Remove the stems and any leaves from the rose hips, then place them in a saucepan with 2x the amount of water as the rose hips (so if you have 1 cup of rose hips, you’ll need 2 cups of water.) Bring to a boil and cook for about 30 minutes, or until the rose hips are very soft. Mash them often using a potato masher. Once you have a fairly smooth paste, press it through a kitchen sieve to remove the seeds and any large pieces of the rose hips. Then, strain through muslin several times to make sure you have removed all of the tiny little hairs. This technique may seem like less work, but it’s going to take some time, patience, and shoulder muscles.
Option two is to remove the seeds and hairs beforehand. Using a sharp knife, cut all of your rose hips in half. Then use your fingers (tip: wear gloves to prevent an uncomfortable sticky/itchy feeling) or a tiny spoon to scoop out all of the seeds and hairs. Rinse the rose hips well. Add the rose hip halves to a pan with an equal amount of water and boil until very soft (about half an hour - mash with a potato masher as described above.) Press through a sieve and then through muslin at least once to make sure all of those little hairs are gone. This is my preferred method.
At this point, you should have a fairly smooth puree of rose hips, sans seeds or hairs. Measure it out, then add an equal amount of sugar, plus 1 Tbs. lemon juice for every cup of puree (this will help keep the jam’s vibrant red color.) Simmer together, stirring often, until the mixture has thickened to your liking. The natural pectin in the rose hips will create a jam-like texture without the need for store-bought pectin. Remember that the mixture will continue to thicken as it cools. One helpful way of determining the “set” of your mixture is to have a plate in the fridge. Periodically, place a dab of the rose hip mixture onto the plate and let sit for about a minute. This is approximately the consistency of your finished jam.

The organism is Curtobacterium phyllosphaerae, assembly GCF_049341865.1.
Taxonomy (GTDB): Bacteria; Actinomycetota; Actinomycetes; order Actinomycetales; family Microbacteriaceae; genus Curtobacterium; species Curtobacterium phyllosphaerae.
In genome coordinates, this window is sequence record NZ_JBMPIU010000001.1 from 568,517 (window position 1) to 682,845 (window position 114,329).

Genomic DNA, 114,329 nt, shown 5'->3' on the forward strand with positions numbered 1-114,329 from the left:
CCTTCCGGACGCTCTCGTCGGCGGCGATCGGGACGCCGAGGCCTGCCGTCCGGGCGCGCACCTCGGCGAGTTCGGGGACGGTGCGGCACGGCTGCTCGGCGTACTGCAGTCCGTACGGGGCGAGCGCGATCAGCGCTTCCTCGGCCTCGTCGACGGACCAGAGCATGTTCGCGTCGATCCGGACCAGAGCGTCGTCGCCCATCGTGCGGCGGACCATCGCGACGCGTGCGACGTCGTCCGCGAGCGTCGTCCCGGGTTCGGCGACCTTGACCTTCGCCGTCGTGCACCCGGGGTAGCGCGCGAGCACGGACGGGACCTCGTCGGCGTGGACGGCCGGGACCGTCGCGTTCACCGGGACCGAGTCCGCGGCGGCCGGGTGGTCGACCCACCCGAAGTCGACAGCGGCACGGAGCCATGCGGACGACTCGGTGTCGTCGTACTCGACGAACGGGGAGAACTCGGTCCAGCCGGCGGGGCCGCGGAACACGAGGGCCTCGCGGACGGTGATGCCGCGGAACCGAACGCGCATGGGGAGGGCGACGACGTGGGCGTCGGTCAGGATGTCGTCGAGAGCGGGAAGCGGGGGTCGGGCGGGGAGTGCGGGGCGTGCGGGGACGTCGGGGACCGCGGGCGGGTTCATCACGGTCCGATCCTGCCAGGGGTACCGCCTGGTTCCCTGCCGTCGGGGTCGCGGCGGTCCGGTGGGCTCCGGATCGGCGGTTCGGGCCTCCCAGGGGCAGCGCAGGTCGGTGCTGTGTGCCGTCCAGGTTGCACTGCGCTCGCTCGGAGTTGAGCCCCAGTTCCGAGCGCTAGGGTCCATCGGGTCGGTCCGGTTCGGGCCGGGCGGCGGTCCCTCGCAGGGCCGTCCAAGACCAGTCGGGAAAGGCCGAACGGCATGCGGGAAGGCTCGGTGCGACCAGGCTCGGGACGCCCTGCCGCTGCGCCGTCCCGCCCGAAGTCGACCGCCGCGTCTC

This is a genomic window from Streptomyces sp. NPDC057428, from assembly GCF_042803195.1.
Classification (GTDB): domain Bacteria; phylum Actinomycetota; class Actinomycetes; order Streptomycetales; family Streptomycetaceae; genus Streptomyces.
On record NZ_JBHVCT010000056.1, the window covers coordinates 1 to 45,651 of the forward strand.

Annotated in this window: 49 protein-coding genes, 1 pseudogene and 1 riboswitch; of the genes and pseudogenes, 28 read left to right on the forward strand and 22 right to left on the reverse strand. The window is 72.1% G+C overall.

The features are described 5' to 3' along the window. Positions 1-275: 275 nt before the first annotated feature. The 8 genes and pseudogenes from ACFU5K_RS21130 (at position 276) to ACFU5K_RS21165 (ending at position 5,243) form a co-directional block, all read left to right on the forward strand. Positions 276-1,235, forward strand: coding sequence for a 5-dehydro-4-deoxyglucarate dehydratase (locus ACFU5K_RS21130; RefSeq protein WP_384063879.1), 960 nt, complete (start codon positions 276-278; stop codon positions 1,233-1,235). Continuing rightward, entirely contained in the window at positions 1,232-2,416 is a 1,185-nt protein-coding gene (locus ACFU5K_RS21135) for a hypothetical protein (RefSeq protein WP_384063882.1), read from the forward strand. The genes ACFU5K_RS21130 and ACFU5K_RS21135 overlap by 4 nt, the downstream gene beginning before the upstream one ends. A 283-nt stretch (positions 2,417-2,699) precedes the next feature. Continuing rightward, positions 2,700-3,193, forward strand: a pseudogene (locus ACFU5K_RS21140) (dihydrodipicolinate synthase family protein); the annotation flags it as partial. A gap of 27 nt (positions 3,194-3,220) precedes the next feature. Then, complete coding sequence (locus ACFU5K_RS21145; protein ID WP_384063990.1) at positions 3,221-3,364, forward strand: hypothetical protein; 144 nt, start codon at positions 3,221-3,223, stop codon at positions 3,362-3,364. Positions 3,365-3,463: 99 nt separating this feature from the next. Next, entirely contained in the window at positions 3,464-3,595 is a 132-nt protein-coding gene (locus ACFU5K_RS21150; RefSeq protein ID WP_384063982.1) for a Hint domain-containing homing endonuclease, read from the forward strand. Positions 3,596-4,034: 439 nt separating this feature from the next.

Once your jam reaches the consistency you like, remove it from heat and pour into sterilized glass jars. Store in the fridge for up to 3 months. (You can also waterbath can your jars for longer-term storage.)